Friday, October 28, 2016

Look! Up in the Sky!



Stunning composite images show an armada of airliners
BBC  by Stephen Dowling 28 October 2016 

Thousands of airliners take off and land every day. Photographer Mike Kelley’s composite photographs show just how busy some of our biggest airports are.

(Click photos to enlarge - you really need to see these BIG!)


The new face of air travel

At any moment of the day, nearly a million people around the world share one thing in common – they are in the air, in hundreds and thousands of airliners which have helped transform travel and trade. Our desire to visit new places, and the realities of international business, mean many thousands of aircraft take off and land each day. Los Angeles-based photographer Mike Kelley has captured just a tiny fragment of this aerial armada in an ambitious project called Airportraits, taking photographs of plane after plane to create composite images of a day in life of the world’s busiest airports.


Los Angeles International

“I've always been fascinated by aviation and one day while out at LAX [Los Angeles Airport] plane spotting, decided that I wanted to try capturing multiple takeoffs and putting them together into a single image to show their flight paths and the sheer volume of traffic departing LAX,” says Kelley.


Zurich Airport

“The inspiration behind the entire set of images was somewhat simple given the success of the original,” says Kelley. “I didn’t want to be a one-hit-wonder, and I knew the idea had potential, so it was something that had to be done. There are a ton of amazing airports, airlines, and airplanes out there I wanted to photograph, so the plan was set in motion to try and capture as many as possible.”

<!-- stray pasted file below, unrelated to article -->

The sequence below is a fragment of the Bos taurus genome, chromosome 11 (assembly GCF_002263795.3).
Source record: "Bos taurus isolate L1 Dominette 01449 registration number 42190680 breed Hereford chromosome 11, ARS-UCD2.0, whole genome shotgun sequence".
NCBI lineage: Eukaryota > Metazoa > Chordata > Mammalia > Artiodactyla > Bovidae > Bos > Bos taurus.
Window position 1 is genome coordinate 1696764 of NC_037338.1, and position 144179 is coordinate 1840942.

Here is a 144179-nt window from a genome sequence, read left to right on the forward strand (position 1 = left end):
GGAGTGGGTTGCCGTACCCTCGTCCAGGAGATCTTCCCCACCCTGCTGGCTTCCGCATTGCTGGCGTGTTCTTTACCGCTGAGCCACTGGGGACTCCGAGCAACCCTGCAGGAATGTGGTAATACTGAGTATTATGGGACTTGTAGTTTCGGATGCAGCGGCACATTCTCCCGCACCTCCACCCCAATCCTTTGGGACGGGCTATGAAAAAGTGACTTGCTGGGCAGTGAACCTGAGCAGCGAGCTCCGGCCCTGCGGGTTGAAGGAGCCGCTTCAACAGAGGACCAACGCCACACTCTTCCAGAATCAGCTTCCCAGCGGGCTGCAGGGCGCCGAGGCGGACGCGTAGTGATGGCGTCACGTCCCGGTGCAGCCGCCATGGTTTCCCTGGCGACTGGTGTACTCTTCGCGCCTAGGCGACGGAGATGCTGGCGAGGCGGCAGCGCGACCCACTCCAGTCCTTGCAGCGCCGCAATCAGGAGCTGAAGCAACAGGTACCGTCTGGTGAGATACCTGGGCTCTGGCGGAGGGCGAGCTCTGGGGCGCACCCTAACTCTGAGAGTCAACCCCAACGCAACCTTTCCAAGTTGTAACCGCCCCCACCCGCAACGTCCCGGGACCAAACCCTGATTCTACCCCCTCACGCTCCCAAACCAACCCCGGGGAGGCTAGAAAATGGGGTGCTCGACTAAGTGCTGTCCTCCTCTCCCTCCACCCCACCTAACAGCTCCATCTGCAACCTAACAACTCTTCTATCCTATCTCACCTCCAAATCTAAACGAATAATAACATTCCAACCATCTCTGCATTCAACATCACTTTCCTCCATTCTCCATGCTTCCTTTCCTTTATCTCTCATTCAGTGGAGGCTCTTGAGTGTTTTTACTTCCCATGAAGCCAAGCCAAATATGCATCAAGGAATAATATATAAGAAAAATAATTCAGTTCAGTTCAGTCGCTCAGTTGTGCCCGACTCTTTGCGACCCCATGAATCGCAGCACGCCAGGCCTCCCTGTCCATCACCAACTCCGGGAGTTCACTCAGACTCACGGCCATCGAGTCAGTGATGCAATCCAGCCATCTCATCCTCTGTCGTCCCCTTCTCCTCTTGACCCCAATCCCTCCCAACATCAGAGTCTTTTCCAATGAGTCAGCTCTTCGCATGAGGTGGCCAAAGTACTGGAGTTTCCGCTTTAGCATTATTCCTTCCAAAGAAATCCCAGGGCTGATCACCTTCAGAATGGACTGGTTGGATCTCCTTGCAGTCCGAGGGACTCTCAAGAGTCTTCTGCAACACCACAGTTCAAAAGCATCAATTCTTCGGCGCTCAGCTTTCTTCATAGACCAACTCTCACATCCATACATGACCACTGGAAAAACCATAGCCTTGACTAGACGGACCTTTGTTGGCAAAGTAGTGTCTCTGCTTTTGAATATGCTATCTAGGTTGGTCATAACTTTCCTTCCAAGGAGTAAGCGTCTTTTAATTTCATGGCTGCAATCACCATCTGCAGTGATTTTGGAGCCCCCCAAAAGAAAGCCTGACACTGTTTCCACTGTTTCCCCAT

London Heathrow, departures

Kelley’s pictures include some of the most recognisable airports in the world, including London’s Heathrow and Tokyo’s Haneda, complete with Mt Fuji looming over it. “I mostly chose airports based on their setting or how iconic they are on a global scale,” Kelley says. “Heathrow is obviously one of the most well-known, for better or worse, airports in the world, set on the edge of what is probably the most famous city on earth. Haneda is the busiest airport in the world, and you can see the iconic Mt Fuji on a perfect day – I wanted to tie these amazing locations together with their air traffic in a way that hadn’t been seen before.”

It’s worth bearing in mind that the photos don’t show the entire traffic – the planes shown here, at London’s Heathrow, are just a tiny fraction of the more than 1,400 which take off and land each day.


Dubai

After Kelley’s Los Angeles photo, which was taken in March 2014, “the next location after that was Dubai, which was pretty tricky as I had to make special arrangements to photograph the airport. After that, I came back to LA for a while before setting off on an around the world trip which started at Amsterdam Schiphol.” For each shot, Kelley would often spend at least eight-to-12 hours a day shooting the aircraft.


Munich Airport